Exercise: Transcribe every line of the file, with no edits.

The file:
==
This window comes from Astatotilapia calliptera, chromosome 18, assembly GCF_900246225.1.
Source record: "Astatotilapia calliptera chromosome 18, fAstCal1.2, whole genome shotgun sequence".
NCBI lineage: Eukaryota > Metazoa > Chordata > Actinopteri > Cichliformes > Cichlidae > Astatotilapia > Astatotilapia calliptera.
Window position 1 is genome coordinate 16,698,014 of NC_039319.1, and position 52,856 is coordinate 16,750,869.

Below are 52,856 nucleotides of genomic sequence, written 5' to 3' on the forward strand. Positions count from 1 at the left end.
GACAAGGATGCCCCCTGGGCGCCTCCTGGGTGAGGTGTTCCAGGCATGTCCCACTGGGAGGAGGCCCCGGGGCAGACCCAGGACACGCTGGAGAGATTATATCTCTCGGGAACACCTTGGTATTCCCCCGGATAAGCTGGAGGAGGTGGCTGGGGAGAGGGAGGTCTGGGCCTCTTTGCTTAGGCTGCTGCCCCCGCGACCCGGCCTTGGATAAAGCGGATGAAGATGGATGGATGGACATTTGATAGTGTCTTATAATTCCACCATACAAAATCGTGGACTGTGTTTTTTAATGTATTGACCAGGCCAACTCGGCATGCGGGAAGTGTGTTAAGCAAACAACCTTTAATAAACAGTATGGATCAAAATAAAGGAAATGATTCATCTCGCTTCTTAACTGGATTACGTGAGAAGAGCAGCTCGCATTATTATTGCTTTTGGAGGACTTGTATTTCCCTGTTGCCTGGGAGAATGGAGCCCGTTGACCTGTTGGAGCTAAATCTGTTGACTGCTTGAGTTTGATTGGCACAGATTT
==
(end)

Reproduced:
This window comes from Astatotilapia calliptera, chromosome 18, assembly GCF_900246225.1.
Source record: "Astatotilapia calliptera chromosome 18, fAstCal1.2, whole genome shotgun sequence".
NCBI lineage: Eukaryota > Metazoa > Chordata > Actinopteri > Cichliformes > Cichlidae > Astatotilapia > Astatotilapia calliptera.
Window position 1 is genome coordinate 16,698,014 of NC_039319.1, and position 52,856 is coordinate 16,750,869.

Below are 52,856 nucleotides of genomic sequence, written 5' to 3' on the forward strand. Positions count from 1 at the left end.
GACAAGGATGCCCCCTGGGCGCCTCCTGGGTGAGGTGTTCCAGGCATGTCCCACTGGGAGGAGGCCCCGGGGCAGACCCAGGACACGCTGGAGAGATTATATCTCTCGGGAACACCTTGGTATTCCCCCGGATAAGCTGGAGGAGGTGGCTGGGGAGAGGGAGGTCTGGGCCTCTTTGCTTAGGCTGCTGCCCCCGCGACCCGGCCTTGGATAAAGCGGATGAAGATGGATGGATGGACATTTGATAGTGTCTTATAATTCCACCATACAAAATCGTGGACTGTGTTTTTTAATGTATTGACCAGGCCAACTCGGCATGCGGGAAGTGTGTTAAGCAAACAACCTTTAATAAACAGTATGGATCAAAATAAAGGAAATGATTCATCTCGCTTCTTAACTGGATTACGTGAGAAGAGCAGCTCGCATTATTATTGCTTTTGGAGGACTTGTATTTCCCTGTTGCCTGGGAGAATGGAGCCCGTTGACCTGTTGGAGCTAAATCTGTTGACTGCTTGAGTTTGATTGGCACAGATTT